Common Sense Review
Updated October 2013

NOVA Elements

Info-packed science resource great for teaching the elements
Common Sense Rating 4
Pros
It's filled with beautiful images, a generous level of interactivity, and lots of great scientific information.
Cons
There's no point or reward system for the game, and the videos are not available for viewing outside the U.S.
Bottom Line
NOVA Elements is an awesome tool that can be used to build knowledge and understanding while keeping students engaged in the learning process.
Debbie Gorrell
Common Sense Reviewer
Common Sense Rating 4
Engagement Is the product stimulating, entertaining, and engrossing? Will kids want to return? 4

Well-designed graphics and an interactive game keep kids engaged. The easily accessible video clips are entertaining and even funny at times. 

Pedagogy Is learning content seamlessly baked-in, and do kids build conceptual understanding? Is the product adaptable and empowering? Will skills transfer? 4

A lot of the material is reference, particularly the periodic table. However, kids can build their own models of atoms and molecules, so they learn and practice conceptual skills to some degree.  

Support Does the product take into account learners of varying abilities, skill levels, and learning styles? Does it address both struggling and advanced students? 4

Kids can make more than one attempt at an answer, and the correct answer is provided if desired. Audio-visual instructions are clear and concise. 

About our ratings and privacy evaluation.
How Can Teachers Use It?

Since NOVA Elements contains a lot of reference material, you can use it as a supplement to many different classroom activities. For example, the interactive periodic table can be used as a resource to help students complete a research project. Assign an element to small groups of students (or let them pick their own) and have them conduct research using the periodic table. Then have students build three-dimensional models of their element and display them in the classroom. The "Hunting the Elements" video is a nice way to either introduce or wrap up a chemistry unit on matter, and it is nicely aligned to the Next Generation Science Standard MS-PS1-1, as well as a handful of the Common Core ELA standards (RST.6, RST.7, RST.8, RST.9, CCRA.SL.5). The "Essential Elements" game would be fun to use as a timed challenge activity. Have two groups of students race against the clock to correctly build one of the everyday objects provided in the game.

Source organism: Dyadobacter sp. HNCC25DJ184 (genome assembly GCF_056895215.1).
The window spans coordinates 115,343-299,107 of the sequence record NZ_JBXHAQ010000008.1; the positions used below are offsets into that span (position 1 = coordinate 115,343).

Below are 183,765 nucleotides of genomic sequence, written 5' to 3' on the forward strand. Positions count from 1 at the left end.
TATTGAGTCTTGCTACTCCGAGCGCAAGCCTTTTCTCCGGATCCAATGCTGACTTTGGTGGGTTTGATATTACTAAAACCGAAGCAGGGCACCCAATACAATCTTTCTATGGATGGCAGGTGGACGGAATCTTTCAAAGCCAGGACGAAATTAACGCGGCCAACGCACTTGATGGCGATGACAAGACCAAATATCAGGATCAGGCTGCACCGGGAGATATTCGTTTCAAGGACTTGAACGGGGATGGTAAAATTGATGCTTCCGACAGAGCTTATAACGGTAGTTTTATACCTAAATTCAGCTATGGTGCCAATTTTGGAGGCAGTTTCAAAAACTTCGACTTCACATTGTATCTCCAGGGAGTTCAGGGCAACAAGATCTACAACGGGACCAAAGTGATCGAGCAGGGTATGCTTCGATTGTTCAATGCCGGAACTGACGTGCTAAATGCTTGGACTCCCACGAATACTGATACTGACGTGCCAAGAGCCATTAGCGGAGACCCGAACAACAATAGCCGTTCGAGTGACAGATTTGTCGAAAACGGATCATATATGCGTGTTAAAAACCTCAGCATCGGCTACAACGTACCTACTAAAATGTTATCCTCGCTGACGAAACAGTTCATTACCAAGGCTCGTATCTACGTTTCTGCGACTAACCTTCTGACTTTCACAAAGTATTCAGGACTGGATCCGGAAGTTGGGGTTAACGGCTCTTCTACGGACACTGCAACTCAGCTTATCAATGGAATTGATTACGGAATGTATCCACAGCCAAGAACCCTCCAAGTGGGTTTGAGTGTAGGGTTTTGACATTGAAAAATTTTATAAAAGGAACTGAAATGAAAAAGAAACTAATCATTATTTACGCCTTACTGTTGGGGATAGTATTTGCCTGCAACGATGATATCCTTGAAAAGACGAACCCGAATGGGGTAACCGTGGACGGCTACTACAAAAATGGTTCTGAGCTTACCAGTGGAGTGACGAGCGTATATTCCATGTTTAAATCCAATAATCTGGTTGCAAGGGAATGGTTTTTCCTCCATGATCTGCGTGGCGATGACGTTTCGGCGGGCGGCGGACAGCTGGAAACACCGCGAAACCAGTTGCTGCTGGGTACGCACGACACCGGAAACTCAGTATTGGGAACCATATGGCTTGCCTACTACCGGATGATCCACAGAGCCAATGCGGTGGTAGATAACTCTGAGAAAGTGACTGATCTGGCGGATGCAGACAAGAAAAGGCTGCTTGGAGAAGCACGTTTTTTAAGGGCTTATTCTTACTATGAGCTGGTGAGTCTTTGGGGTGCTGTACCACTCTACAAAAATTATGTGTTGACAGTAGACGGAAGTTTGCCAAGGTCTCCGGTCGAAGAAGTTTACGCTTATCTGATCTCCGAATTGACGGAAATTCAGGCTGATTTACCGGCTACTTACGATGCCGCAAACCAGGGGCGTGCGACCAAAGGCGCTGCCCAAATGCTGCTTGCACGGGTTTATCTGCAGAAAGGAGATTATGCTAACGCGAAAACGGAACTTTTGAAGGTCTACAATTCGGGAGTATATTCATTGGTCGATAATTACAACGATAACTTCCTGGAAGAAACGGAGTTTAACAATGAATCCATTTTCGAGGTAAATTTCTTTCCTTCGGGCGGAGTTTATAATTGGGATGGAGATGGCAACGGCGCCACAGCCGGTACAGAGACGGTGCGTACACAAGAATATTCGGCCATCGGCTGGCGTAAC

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What's It Like?

NOVA Elements is an engaging digital resource designed to teach and reinforce concepts about atoms, molecules, and the elements. You can choose from three different options at the home page: Watch Hunting the Elements, Explore the Interactive Periodic Table, or Play David Pogue's Essential Elements. While exploring the interactive periodic table, students can tap on an element to read about it. Some elements even include links to relevant video clips. Students can build an atom of an element given its atomic number and weight by adding protons, neutrons, and electrons to a diagram. In the "Essential Elements" game, different items and the molecules that make up the items are provided. The task is to choose an item and then build the atoms that make up the molecules of the item. Then, the molecules must be built using a drag-and-drop feature to correctly place the atoms. If you're wrong, you can try again. But you'd better hurry, because time may run out! Students can see correct answers by tapping the Auto Build button. 

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Is It Good For Learning?

NOVA Elements is a great tool for kids to learn about the basic building blocks of matter and to familiarize themselves with the periodic table of elements. Building atoms and molecules gets kids engaged in the learning process, which is always a good thing. The information provided in the periodic table is somewhat basic, but it's a fantastic resource and interesting enough to encourage kids to keep tapping on the elements to learn more. The fun, easily accessible video chapters from "Hunting the Elements" make the app a well-rounded addition to any science digital learning library. 

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